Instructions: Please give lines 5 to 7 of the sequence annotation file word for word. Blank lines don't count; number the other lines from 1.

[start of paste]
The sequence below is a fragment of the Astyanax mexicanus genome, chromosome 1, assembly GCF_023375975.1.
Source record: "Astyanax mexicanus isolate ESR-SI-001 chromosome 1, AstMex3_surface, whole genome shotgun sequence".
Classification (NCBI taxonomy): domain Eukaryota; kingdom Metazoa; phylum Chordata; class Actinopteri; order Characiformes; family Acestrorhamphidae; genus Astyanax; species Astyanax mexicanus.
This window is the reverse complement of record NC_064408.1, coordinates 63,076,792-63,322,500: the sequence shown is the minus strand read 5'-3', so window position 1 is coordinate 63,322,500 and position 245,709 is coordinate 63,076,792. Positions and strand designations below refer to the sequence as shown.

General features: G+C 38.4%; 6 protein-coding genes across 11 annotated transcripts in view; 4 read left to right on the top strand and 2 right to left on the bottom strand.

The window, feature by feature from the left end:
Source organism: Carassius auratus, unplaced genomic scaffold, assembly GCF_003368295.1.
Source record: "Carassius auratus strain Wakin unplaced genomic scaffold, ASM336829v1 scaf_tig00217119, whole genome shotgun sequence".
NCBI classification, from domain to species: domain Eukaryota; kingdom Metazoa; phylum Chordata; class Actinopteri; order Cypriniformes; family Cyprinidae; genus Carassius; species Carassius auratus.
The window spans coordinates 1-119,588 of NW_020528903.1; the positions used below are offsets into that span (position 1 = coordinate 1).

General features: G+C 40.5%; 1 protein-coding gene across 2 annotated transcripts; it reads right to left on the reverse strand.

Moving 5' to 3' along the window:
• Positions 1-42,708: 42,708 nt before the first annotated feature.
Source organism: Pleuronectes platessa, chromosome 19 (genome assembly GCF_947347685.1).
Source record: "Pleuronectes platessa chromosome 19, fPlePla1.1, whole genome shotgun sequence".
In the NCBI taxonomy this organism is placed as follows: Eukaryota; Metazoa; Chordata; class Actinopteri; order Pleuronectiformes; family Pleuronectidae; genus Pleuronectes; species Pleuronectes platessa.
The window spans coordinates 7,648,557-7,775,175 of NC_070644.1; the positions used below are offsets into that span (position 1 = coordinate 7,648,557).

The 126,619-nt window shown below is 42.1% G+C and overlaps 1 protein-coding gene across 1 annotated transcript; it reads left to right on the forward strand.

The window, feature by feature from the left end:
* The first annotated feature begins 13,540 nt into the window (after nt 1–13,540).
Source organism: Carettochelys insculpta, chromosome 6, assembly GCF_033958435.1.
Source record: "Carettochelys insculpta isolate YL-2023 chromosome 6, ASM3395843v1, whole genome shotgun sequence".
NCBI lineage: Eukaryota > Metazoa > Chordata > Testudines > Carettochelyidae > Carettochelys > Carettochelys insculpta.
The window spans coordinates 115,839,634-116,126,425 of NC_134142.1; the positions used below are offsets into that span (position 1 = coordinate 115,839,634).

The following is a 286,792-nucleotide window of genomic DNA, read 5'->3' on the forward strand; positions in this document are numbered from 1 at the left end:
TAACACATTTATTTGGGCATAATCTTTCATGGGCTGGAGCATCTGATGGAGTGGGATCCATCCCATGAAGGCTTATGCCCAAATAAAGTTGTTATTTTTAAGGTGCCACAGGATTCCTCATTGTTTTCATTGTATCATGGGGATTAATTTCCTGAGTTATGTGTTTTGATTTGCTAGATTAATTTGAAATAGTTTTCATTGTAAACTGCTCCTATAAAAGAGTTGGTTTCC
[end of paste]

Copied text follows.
General features: G+C 38.4%; 6 protein-coding genes across 11 annotated transcripts in view; 4 read left to right on the top strand and 2 right to left on the bottom strand.

The window, feature by feature from the left end:
Source organism: Carassius auratus, unplaced genomic scaffold, assembly GCF_003368295.1.